For bricks I can use two bricks and work with photograms showing multiple differents angles of the bricks. Will start with the bricks covering most of the plate and then gradually overlay the smaller sides into the photogram.

Mortar poses more of a problem but I think I will first cast the mortar between bricks out of plaster. Then make similar photograms out of the sheet of “mortar”.

Rachel Whiteread

English artist who works with casting, often displaying the first cast itself. Effectively the negative space inside.

Famously giant cast of a inside of a house.


Rachel Whiteread.JPG   Viewed 28 July 2020

This artist uses lots of objects from the everyday and represent yet another way of looking at objects and the spaces in objects and to this end suits a lot of the work I do.

I’d like to make another cast or mould out of clay or polyclay of an everyday object that nonetheless has an evocative component.

rachel whiteread2     Viewed 28 July 2020

Stairs are actually turned on their side but you can see how this sort of work gives an alternate view of the commonplace.

Black dog test layout

Black dog layout test.jpg

I have manipulated a photo of my painting in photoshop and then made masks and stencils out of each element with a view to creating a new work with solarfast exposed under stencils. I’m hoping this will give me some sharper edges, some serendipitous marks and so complex mixing of colours.

In the process I decided to try and expand the size of the work and used the biggest incarnation of each element that would fit on a A4 sheet for ease of printing and laminating. As a consequence the dog is strikingly larger than in the first painting but I thought that this actually works. As a metaphor for depression it is appropriate to have the dog overwhelming the man.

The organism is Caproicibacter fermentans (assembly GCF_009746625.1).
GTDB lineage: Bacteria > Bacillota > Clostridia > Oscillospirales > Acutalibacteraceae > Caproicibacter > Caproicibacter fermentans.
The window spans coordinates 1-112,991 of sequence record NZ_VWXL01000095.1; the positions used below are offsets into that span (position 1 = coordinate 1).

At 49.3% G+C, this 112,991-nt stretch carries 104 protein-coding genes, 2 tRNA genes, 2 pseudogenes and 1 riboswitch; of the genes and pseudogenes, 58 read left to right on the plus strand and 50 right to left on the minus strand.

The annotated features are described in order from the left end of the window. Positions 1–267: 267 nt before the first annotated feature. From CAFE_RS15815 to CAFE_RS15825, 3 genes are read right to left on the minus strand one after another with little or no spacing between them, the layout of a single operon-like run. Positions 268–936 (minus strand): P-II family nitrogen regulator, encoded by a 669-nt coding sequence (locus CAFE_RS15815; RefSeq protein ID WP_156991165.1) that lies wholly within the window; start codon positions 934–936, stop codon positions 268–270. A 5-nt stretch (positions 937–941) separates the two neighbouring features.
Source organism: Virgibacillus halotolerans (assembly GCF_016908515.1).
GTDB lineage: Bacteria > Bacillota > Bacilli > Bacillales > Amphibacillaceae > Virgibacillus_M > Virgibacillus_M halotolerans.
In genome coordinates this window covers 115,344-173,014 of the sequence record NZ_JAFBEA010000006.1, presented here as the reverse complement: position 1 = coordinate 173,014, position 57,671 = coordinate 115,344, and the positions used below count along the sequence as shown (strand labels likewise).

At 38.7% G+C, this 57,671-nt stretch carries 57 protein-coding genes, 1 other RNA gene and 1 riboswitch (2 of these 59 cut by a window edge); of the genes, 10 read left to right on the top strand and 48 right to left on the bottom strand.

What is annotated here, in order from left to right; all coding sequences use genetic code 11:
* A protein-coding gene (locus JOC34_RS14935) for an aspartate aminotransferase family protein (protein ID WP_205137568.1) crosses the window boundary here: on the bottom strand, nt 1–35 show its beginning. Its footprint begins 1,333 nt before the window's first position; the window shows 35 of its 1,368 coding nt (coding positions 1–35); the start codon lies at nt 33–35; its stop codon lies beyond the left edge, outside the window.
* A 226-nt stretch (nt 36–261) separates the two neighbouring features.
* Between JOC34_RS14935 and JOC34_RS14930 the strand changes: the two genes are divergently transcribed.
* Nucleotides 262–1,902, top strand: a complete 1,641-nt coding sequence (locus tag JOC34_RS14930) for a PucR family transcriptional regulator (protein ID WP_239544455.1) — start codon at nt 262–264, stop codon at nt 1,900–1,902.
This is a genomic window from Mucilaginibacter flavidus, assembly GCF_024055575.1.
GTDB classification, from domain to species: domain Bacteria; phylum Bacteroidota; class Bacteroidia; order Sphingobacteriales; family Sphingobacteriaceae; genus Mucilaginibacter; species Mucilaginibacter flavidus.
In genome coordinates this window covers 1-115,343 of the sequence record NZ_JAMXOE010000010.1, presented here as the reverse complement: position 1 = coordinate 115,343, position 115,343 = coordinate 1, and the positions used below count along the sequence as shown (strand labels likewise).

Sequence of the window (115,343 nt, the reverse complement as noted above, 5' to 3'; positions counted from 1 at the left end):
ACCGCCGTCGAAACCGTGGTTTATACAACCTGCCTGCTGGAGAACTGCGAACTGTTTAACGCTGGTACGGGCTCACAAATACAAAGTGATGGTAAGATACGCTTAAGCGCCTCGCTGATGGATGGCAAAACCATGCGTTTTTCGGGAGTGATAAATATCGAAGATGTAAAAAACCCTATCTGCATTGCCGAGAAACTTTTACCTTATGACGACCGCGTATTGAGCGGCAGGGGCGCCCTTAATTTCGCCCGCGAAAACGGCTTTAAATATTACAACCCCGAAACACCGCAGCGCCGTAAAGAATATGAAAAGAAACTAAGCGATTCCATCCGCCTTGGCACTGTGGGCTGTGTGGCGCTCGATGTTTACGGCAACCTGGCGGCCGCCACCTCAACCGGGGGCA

re-member at Contemporary Art Tasmania    Viewed 26 July 2020       I would have used CAT website to access this but it was down.

re-member is about imagining across the cracks, filling in the gaps and stringing these fragments together.

Artists know how to make, and with that tactile knowledge comes the understanding that things can also be un-made. Artists are able to collect and reckon with residue from the past through assembling, visualising, performing and vocalising. In doing so they are un-making history, they are refocusing attention on alternative stories and reinvigorating what has been lost.
– Caitlin Fargher, re-member catalogue essay


Went to this exhibition on Friday night. Quite a lot of people there and not very relaxing in this COVID time.

re-member at CAT 24 July 2020.jpg

This work appeared to be like a lump of old clay dirt with some rusted metal and old wallpaper embedded in it and moss growing out of it.

Loved the potential of this – assembling, melding and growing your own artwork.